The United States is now engaged in an internationally prominent war on terror. That war, however, is being waged in a way that threatens to cause the same types of harm to the democratic values of the United States that the Nation's terrorist enemies are hoping to inflict. Foreign terrorists are attempting to undermine the fundamental liberties that United States culture claims to hold dear. But those are the same liberties that our own government has asked us to forego in its effort to win the war on terror. The paradoxical irony entailed in the United States government's demand that its own citizens oblige the terrorists by voluntarily incurring these self-inflicted injuries suggests that the terrorists may be operating at a more sophisticated level in their external culture wars than is typically understood. However, any terrorist strategy of enlisting the United States government as an unwitting agent for the infliction of domestic oppression is unlikely to succeed. That is because the United States also operates at a more sophisticated level in its internal culture wars than is typically understood. Most citizens of the United States will ultimately not have to internalize the burdens on fundamental freedoms that flow from the war on terror. Instead, the bulk of those burdens will be diverted to racial minorities--just as the bulk of the Nation's other domestic burdens typically are. In this way, racial minorities will be used by the majority to reconcile the seemingly divergent liberty and security interests that the war on terror is commonly thought to present.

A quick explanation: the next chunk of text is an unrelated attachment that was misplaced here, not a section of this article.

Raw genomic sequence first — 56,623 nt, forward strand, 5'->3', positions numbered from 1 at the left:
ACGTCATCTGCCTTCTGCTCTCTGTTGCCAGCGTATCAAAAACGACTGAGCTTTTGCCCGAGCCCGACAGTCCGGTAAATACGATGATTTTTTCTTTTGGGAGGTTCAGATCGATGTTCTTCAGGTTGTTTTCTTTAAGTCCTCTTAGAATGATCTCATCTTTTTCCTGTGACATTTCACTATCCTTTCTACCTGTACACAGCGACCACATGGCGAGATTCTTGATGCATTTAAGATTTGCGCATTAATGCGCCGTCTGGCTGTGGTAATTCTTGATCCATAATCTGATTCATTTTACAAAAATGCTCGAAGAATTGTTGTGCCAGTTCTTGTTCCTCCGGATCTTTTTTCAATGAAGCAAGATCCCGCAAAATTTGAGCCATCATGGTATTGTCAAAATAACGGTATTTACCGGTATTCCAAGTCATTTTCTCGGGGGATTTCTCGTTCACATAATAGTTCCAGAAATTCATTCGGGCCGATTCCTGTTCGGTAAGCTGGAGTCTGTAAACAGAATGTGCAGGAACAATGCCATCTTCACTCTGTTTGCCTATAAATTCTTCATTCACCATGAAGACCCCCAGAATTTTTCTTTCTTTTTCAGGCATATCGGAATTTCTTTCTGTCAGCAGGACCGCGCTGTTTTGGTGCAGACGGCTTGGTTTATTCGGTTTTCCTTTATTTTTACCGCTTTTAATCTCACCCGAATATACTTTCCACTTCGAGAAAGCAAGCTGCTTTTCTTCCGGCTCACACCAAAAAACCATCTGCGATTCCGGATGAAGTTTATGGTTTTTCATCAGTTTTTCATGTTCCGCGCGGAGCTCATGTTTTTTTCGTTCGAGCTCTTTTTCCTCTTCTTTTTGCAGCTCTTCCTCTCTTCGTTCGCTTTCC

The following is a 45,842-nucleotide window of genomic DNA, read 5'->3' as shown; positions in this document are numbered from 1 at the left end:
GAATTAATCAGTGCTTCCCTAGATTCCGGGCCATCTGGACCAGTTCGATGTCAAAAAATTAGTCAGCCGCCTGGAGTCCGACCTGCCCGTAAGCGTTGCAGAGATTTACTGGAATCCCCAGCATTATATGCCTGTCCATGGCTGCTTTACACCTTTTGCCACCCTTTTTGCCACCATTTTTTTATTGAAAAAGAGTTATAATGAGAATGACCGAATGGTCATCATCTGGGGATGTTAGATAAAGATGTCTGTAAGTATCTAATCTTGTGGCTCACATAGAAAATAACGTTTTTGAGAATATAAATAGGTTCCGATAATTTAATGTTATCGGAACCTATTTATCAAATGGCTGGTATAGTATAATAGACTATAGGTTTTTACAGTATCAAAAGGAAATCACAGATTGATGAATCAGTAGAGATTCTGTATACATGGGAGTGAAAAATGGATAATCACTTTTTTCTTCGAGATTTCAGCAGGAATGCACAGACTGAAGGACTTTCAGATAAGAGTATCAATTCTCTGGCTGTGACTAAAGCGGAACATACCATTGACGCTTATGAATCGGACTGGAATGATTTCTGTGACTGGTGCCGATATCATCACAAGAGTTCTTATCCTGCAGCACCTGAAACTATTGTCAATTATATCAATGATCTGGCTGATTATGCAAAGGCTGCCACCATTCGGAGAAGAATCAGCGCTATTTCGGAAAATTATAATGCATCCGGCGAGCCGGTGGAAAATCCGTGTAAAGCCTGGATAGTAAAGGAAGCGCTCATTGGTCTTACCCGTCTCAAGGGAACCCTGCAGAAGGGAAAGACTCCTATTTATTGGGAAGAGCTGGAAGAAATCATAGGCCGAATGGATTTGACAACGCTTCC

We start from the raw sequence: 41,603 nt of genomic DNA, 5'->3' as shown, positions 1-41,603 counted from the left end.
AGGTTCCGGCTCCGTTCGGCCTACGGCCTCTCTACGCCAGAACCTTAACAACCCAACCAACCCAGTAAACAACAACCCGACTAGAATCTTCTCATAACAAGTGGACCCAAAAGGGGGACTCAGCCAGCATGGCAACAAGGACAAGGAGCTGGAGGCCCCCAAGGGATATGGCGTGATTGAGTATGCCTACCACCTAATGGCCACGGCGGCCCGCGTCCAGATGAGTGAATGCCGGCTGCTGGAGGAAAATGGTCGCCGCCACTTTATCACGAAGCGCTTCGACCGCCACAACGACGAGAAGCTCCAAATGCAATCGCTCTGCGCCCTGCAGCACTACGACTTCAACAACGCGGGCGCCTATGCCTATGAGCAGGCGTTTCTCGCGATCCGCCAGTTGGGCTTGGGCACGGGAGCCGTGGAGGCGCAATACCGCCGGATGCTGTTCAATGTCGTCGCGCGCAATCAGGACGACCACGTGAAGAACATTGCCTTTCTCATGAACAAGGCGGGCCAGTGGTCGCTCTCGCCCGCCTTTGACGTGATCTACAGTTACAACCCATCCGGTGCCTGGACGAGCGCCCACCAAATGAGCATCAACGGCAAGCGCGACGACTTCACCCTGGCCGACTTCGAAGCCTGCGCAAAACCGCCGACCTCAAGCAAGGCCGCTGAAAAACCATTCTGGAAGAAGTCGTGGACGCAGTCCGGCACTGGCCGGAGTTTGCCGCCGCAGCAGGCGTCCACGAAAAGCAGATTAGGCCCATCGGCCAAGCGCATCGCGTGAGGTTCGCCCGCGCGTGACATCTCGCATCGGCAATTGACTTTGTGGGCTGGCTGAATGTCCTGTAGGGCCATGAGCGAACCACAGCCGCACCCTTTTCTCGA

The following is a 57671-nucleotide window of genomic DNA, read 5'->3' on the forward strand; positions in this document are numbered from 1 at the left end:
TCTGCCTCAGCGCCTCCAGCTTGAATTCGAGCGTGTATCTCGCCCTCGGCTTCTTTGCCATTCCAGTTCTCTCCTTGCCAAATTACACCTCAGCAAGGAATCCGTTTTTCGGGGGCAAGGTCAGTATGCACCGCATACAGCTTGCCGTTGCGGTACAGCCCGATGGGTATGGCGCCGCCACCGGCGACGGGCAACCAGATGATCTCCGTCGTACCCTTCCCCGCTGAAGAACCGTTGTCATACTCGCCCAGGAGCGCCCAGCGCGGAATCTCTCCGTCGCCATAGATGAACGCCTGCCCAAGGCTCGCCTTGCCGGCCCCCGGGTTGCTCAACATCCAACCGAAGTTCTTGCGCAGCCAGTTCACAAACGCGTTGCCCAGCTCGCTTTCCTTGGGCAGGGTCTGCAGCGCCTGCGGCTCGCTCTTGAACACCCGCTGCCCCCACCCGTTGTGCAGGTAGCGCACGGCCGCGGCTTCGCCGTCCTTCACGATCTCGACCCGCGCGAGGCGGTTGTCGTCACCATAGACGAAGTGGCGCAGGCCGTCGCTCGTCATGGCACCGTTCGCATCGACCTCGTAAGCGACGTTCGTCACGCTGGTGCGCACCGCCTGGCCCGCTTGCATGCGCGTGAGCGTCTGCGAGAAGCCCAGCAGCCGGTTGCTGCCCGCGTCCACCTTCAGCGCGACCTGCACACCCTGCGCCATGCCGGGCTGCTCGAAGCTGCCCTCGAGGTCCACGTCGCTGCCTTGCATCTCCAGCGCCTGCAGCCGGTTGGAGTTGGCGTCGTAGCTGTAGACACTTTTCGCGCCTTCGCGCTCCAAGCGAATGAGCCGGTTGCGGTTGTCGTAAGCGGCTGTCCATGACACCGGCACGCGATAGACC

45 Washburn L.J. 89-112 (2005)
Scholarly Commons Citation
Spann, Girardeau A., "Terror and Race" (2005). Georgetown Law Faculty Publications and Other Works. Paper 558.